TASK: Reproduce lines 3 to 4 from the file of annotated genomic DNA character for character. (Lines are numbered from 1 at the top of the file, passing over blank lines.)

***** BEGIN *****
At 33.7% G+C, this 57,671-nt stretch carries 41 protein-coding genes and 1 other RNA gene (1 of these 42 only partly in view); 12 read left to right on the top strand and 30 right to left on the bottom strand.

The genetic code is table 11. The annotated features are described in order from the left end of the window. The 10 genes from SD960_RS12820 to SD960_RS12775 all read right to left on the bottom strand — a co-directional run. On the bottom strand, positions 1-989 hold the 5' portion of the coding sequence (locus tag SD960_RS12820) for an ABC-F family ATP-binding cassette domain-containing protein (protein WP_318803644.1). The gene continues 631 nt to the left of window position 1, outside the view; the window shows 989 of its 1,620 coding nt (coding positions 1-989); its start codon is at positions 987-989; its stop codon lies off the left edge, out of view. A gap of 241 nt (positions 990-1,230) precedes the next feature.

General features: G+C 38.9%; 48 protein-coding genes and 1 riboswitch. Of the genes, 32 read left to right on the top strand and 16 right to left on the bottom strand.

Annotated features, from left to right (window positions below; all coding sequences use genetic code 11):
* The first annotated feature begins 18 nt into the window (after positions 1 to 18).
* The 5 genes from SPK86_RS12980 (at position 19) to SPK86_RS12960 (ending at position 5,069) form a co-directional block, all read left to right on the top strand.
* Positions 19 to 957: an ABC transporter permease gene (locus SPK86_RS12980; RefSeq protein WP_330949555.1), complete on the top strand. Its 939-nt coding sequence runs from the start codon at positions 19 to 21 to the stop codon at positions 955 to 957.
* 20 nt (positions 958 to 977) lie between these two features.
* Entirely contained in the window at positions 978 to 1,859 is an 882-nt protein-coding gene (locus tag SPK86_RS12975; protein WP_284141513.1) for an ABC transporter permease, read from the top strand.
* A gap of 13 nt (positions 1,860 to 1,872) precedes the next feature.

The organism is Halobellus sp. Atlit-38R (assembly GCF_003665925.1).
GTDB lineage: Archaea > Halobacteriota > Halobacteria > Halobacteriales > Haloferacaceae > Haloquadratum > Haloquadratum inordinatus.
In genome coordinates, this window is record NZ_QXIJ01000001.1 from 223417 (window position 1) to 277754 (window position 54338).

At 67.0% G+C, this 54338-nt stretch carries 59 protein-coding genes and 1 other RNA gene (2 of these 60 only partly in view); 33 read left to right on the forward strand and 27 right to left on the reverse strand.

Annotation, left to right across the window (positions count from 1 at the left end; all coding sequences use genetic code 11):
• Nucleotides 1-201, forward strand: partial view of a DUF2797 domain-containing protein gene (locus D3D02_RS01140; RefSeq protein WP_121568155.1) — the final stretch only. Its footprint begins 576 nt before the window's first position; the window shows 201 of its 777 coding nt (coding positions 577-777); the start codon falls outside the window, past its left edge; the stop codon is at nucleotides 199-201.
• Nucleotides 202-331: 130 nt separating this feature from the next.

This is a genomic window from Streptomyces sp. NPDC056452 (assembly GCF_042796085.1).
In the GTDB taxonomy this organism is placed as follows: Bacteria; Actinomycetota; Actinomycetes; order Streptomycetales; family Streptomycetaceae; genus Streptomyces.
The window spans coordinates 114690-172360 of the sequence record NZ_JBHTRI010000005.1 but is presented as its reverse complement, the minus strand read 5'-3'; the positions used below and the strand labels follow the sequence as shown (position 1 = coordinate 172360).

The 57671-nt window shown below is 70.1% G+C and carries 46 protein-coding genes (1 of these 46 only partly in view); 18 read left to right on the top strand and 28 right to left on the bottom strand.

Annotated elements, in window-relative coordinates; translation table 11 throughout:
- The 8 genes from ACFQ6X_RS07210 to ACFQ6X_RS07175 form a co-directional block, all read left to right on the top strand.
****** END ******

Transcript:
General features: G+C 38.9%; 48 protein-coding genes and 1 riboswitch. Of the genes, 32 read left to right on the top strand and 16 right to left on the bottom strand.

Annotated features, from left to right (window positions below; all coding sequences use genetic code 11):